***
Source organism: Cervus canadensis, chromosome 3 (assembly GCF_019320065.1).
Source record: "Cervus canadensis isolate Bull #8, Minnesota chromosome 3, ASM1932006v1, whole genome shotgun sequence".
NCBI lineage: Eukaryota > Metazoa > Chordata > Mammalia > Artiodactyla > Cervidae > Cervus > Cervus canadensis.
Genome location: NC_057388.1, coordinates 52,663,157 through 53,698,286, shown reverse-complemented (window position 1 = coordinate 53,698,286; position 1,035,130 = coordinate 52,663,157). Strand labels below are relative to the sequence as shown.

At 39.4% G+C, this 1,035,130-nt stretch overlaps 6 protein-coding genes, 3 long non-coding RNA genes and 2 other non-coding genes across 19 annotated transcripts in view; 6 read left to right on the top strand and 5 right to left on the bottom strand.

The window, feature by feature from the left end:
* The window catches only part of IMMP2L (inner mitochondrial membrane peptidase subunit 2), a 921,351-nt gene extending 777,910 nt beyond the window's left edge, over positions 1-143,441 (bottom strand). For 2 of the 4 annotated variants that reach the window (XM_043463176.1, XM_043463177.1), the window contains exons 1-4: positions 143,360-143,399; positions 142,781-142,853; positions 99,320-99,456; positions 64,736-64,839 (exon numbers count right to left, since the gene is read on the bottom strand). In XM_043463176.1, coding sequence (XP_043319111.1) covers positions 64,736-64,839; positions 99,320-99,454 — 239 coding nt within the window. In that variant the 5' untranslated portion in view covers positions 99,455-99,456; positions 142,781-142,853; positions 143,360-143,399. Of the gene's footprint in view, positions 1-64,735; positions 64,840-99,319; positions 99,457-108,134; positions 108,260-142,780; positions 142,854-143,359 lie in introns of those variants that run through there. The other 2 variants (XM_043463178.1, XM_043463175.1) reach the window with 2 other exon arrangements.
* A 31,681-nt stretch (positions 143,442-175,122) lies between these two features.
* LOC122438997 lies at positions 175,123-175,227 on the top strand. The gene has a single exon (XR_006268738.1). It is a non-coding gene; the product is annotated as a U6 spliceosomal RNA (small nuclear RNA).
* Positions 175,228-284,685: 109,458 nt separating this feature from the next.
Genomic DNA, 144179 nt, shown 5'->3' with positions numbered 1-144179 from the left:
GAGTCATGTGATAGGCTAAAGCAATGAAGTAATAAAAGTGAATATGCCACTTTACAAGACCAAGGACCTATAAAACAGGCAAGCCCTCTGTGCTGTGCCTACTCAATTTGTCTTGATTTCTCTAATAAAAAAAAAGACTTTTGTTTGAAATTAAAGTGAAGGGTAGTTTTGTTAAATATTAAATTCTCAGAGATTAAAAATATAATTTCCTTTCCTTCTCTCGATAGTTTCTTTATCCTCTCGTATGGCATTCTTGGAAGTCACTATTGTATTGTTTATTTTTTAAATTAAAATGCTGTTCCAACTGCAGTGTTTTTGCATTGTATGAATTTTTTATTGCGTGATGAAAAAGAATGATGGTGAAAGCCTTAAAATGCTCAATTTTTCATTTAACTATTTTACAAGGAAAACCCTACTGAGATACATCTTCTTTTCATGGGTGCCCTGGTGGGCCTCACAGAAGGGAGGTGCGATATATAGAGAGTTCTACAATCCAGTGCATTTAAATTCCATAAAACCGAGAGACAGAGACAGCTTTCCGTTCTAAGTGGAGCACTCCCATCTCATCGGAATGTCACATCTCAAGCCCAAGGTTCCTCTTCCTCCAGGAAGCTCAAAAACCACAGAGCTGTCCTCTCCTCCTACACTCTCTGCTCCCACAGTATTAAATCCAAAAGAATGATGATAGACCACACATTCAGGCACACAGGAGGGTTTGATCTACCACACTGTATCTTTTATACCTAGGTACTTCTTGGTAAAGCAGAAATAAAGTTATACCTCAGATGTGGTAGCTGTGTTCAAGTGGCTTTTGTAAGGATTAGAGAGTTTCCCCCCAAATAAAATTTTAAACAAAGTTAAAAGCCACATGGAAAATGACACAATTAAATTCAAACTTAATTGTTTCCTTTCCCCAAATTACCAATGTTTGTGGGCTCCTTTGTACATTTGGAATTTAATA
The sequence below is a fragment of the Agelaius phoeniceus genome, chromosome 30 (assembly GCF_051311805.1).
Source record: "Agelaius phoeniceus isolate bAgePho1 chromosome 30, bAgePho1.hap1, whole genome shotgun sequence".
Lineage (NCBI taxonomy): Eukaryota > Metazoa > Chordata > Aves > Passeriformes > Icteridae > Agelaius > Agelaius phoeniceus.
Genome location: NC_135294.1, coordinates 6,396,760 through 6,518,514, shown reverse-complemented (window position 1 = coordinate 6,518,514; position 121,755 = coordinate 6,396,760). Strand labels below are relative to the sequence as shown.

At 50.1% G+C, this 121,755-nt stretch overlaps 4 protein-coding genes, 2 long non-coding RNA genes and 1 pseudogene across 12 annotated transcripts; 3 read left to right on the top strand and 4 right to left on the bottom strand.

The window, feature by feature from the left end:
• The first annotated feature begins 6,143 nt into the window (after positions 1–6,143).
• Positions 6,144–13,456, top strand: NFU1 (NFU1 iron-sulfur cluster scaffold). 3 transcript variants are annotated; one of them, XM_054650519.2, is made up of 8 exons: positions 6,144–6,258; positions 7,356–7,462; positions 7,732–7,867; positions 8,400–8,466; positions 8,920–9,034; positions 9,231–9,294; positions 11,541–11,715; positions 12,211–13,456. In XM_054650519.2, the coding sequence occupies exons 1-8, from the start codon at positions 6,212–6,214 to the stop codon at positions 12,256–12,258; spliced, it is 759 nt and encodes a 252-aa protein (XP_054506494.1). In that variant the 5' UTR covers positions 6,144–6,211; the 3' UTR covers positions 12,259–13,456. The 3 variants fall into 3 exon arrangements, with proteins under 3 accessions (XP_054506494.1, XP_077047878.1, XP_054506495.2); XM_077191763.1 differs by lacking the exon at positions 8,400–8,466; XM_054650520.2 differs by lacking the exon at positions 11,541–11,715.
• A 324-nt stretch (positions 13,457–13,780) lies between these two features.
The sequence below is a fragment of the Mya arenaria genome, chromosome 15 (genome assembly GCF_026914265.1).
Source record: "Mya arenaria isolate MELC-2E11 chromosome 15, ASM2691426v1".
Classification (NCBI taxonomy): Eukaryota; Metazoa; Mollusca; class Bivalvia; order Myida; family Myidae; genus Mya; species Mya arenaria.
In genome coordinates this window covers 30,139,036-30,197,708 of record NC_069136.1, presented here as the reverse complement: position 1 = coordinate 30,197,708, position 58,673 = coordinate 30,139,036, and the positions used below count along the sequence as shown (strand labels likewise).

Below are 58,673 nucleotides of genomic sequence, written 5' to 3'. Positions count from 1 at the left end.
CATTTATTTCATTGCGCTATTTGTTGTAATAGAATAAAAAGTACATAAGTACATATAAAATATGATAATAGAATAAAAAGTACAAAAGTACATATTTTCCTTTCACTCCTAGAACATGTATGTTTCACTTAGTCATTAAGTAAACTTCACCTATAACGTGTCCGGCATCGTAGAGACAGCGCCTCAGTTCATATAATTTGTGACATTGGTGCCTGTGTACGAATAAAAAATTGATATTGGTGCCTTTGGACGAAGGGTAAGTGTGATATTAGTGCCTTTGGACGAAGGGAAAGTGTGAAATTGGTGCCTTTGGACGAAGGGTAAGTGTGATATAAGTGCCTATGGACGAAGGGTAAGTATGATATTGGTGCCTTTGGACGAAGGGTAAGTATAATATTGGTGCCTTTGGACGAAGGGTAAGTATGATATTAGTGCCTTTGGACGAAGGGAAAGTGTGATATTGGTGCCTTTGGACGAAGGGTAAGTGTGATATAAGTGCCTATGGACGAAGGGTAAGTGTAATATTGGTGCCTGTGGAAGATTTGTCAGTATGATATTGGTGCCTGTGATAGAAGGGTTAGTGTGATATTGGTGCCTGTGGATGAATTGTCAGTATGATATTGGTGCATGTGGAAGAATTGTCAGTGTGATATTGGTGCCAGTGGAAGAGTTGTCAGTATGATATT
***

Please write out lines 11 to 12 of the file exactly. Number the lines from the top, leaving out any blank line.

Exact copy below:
Genomic DNA, 144179 nt, shown 5'->3' with positions numbered 1-144179 from the left:
GAGTCATGTGATAGGCTAAAGCAATGAAGTAATAAAAGTGAATATGCCACTTTACAAGACCAAGGACCTATAAAACAGGCAAGCCCTCTGTGCTGTGCCTACTCAATTTGTCTTGATTTCTCTAATAAAAAAAAAGACTTTTGTTTGAAATTAAAGTGAAGGGTAGTTTTGTTAAATATTAAATTCTCAGAGATTAAAAATATAATTTCCTTTCCTTCTCTCGATAGTTTCTTTATCCTCTCGTATGGCATTCTTGGAAGTCACTATTGTATTGTTTATTTTTTAAATTAAAATGCTGTTCCAACTGCAGTGTTTTTGCATTGTATGAATTTTTTATTGCGTGATGAAAAAGAATGATGGTGAAAGCCTTAAAATGCTCAATTTTTCATTTAACTATTTTACAAGGAAAACCCTACTGAGATACATCTTCTTTTCATGGGTGCCCTGGTGGGCCTCACAGAAGGGAGGTGCGATATATAGAGAGTTCTACAATCCAGTGCATTTAAATTCCATAAAACCGAGAGACAGAGACAGCTTTCCGTTCTAAGTGGAGCACTCCCATCTCATCGGAATGTCACATCTCAAGCCCAAGGTTCCTCTTCCTCCAGGAAGCTCAAAAACCACAGAGCTGTCCTCTCCTCCTACACTCTCTGCTCCCACAGTATTAAATCCAAAAGAATGATGATAGACCACACATTCAGGCACACAGGAGGGTTTGATCTACCACACTGTATCTTTTATACCTAGGTACTTCTTGGTAAAGCAGAAATAAAGTTATACCTCAGATGTGGTAGCTGTGTTCAAGTGGCTTTTGTAAGGATTAGAGAGTTTCCCCCCAAATAAAATTTTAAACAAAGTTAAAAGCCACATGGAAAATGACACAATTAAATTCAAACTTAATTGTTTCCTTTCCCCAAATTACCAATGTTTGTGGGCTCCTTTGTACATTTGGAATTTAATA